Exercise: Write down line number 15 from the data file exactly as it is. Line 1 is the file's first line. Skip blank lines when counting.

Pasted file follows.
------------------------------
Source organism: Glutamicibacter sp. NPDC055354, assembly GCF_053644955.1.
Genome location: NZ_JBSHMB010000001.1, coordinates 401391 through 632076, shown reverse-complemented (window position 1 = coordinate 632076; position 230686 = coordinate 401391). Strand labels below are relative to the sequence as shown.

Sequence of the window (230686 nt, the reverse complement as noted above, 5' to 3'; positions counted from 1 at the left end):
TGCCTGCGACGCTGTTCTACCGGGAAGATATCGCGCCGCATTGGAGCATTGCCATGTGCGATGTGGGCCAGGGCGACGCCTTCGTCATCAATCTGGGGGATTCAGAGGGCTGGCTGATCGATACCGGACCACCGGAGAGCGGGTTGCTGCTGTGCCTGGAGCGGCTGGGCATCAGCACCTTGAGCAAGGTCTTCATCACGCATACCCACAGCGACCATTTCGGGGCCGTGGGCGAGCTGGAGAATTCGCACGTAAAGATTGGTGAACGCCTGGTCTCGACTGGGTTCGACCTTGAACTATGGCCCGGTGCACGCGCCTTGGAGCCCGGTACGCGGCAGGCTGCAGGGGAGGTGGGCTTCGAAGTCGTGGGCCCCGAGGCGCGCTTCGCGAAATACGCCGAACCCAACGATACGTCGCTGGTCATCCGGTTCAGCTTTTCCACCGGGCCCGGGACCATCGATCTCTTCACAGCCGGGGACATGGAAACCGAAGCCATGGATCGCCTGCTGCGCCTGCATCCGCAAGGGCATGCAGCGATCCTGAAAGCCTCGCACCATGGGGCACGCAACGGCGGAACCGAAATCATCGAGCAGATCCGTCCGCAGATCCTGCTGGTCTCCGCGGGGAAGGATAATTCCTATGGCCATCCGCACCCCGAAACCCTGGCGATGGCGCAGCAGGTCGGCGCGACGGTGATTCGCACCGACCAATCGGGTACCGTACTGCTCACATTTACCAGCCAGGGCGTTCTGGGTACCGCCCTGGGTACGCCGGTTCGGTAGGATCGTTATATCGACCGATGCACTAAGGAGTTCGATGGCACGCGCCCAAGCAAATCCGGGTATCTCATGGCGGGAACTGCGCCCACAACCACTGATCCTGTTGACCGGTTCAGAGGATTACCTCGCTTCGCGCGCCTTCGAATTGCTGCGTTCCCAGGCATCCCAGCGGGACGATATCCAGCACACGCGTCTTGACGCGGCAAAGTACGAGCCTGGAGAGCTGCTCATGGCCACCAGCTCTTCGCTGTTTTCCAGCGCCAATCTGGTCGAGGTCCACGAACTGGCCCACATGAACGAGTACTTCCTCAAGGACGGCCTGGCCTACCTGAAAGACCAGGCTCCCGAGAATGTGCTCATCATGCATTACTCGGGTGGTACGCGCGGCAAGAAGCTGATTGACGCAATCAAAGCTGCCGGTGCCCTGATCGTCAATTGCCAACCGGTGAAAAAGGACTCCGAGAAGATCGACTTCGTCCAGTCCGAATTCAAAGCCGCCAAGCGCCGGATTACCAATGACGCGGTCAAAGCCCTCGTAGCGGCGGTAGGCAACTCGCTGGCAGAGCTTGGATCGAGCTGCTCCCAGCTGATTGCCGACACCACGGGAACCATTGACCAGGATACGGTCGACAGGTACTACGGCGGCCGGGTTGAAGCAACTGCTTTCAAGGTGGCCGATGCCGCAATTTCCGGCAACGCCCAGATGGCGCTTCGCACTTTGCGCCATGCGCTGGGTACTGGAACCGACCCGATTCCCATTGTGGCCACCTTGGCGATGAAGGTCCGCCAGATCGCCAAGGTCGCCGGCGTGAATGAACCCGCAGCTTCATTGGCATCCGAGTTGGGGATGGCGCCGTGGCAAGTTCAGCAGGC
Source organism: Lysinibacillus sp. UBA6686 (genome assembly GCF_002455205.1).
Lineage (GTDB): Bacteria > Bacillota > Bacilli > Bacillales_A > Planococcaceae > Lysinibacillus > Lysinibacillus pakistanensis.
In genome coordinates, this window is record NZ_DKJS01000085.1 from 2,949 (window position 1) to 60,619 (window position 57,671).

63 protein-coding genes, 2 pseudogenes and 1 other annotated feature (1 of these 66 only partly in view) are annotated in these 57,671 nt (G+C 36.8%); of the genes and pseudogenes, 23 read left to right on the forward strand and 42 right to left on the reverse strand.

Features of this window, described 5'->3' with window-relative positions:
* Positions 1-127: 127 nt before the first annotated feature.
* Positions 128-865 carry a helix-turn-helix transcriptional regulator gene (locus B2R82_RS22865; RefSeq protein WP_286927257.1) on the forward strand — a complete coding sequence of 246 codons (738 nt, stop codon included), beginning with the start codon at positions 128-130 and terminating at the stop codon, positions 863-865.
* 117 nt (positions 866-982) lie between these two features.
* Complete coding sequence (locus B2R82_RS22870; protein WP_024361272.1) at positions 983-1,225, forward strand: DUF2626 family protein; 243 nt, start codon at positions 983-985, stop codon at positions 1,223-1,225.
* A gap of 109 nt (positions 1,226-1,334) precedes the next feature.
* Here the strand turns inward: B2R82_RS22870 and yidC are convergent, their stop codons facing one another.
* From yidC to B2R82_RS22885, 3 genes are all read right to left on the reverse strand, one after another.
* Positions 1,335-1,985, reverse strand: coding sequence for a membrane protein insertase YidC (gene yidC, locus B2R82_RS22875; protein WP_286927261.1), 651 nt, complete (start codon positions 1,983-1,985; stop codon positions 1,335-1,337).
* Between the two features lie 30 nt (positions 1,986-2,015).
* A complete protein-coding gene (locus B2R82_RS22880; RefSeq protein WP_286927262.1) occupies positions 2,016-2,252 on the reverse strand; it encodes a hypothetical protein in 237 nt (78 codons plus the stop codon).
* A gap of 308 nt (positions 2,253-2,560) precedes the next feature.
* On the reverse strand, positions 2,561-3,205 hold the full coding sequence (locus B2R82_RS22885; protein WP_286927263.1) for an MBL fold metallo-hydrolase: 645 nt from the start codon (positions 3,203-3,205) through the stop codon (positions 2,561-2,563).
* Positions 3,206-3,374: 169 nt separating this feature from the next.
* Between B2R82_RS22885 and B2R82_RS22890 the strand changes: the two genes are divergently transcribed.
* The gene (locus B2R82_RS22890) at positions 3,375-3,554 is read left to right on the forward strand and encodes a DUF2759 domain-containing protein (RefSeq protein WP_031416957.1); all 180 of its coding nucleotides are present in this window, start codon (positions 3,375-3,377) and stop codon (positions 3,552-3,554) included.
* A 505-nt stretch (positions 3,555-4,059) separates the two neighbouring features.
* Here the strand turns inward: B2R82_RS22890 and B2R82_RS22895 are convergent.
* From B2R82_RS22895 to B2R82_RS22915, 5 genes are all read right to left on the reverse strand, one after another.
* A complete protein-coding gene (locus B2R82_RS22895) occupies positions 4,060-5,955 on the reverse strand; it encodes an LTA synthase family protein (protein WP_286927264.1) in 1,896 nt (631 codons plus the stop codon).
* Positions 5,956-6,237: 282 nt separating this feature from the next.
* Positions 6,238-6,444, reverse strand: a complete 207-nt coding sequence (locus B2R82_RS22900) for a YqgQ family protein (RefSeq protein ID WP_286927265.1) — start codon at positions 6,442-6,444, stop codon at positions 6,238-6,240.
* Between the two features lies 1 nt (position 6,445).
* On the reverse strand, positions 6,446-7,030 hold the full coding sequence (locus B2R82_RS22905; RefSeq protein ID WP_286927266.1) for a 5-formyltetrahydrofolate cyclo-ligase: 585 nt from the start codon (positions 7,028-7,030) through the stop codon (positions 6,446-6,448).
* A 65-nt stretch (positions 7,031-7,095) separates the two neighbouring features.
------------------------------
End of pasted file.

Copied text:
* Here the strand turns inward: B2R82_RS22870 and yidC are convergent, their stop codons facing one another.